Ramblings on teaching in the Pentecostal church

Last week, in our church leaders council (something like a board of deacons), I conducted a survey of important themes people would like to talk about in future sessions. We then rated these themes by means of points given by each participant. Interestingly, the topic that got by far the most points was the question of the exact place and method of teaching within the church. So here are some random thoughts on this topic out of my daily writing.

I don’t think a whole lot of clear-cut reflection has been done on this in the Pentecostal realm, so far. This is simply because Pentecostals have not been very teaching-oriented anyway. Now, any serious Pentecostal would probably contest this notion, but the problem lies in the definition of teaching and bible study. Of course, every church used to have something like their mid-week Bible study session (sometimes in alteration or combination with a church prayer meeting), but if there was anything systematic at all, it was some kind of survey on Biblical texts, like a running commentary on Bible books, or similar. This picture, too, has changed during recent years. As mid-week Bible studies (like any mid-week event) suffered in attendance from work hours, travel requirements and family commitments, they have either been abandoned, moved to house groups or replaced by other groups. Some of the replacements continue the old style (which was and remains often doubtful because of the lack of qualification of the teacher), others now choose less Biblical topics, often drawing from the individual study leaders current favorite spiritual topic.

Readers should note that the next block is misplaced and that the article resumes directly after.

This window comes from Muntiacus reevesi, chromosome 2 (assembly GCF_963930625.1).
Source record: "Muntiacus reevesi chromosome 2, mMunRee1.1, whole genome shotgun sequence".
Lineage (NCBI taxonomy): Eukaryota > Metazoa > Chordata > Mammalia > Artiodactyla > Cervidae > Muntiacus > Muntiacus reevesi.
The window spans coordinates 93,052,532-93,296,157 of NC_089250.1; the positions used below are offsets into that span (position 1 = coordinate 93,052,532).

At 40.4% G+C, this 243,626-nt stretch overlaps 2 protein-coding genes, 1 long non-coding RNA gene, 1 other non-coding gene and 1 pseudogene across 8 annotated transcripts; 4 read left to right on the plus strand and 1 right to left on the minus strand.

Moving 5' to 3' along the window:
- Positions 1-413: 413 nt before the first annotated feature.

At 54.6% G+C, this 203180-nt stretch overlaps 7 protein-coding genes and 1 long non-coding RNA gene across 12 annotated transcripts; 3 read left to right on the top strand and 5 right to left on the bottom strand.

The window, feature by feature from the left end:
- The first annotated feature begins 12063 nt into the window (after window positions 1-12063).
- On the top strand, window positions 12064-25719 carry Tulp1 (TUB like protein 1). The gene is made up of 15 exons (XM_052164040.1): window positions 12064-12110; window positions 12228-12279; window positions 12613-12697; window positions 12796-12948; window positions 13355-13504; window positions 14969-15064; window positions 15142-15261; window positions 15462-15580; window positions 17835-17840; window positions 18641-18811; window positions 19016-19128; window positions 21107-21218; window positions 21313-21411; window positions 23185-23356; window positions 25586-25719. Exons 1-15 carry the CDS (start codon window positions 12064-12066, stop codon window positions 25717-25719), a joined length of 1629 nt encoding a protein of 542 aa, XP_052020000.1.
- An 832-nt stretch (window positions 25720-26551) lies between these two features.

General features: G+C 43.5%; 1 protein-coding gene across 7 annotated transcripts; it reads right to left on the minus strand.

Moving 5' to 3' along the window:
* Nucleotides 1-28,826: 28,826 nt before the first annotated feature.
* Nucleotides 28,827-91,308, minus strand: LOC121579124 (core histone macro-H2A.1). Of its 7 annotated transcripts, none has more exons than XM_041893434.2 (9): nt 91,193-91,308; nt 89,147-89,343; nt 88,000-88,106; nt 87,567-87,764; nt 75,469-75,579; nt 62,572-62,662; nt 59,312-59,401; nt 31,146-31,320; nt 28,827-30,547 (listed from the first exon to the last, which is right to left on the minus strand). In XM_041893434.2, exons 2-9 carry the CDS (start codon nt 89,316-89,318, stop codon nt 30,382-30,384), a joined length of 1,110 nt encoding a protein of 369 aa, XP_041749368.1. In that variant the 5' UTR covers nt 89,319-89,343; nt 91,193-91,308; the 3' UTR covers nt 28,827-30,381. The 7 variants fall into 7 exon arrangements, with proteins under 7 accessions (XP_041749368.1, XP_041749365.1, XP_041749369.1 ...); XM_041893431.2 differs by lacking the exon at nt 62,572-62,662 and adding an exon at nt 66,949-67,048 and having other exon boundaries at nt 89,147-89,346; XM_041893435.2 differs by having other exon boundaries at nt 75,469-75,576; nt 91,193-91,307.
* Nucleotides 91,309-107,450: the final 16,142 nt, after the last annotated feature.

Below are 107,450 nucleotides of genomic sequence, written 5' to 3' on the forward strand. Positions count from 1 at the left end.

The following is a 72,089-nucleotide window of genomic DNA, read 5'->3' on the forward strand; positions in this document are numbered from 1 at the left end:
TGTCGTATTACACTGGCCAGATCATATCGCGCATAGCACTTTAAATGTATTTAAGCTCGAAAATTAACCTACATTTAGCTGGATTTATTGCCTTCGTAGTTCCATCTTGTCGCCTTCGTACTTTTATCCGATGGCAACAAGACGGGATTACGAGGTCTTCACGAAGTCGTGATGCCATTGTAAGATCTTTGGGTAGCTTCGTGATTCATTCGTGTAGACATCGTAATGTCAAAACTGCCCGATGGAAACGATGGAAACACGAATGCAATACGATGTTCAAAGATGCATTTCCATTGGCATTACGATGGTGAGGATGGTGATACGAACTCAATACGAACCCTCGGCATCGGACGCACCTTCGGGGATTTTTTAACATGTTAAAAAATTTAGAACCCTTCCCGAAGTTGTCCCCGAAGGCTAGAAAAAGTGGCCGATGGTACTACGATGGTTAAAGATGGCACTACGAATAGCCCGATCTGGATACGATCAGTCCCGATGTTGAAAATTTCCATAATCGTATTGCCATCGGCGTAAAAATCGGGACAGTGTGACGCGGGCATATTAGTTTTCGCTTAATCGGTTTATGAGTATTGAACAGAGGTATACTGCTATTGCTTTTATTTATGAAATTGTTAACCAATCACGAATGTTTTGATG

But why didn’t Pentecostals ever systematically teach? Or, as my dissertation topic will put it, why didn’t they ever stop to systematically reflect on their teaching? On their doctrine (this very word would have you stoned in some circles, as we’re not supposed to be teaching “doctrine”, but only “the bible”). Part of the answer surely lies in what Hollenweger identifies as the orality, the realgeschichtliche Orientierung of Pentecostalism, which does not dabble too much in transcendent ideas and philosophic concepts, but has always been more a down-to-earth kind of movement. Closely connected is another part, the insistence on sola scriptura (which, of course, no down-to-earth Pentecostal would express in complicated Latin terms, like this). “Doctrine” as such is not considered a good thing because it is an abstraction from the Bible, in which we have everything already spelled out. Beyond an often dangerous literalism, there lies a positive kind of hermeneutic (though, of course, unspoken and rarely discussed) at the heart of the Pentecostal approach to Bible teaching: The idea that, if the individual believer is filled with the Spirit, access to the meaning of the Word of God is provided to him by the very Spirit who inspired this written word, the Spirit, who is sent to “lead you into all truth.” While, of course (otherwise there would be no need for my dissertation), this is overly simplistic, it is an important concept, that my dissertation will pick up and postulate as a pillar-stone of theological approaches to truth in the post-modern age.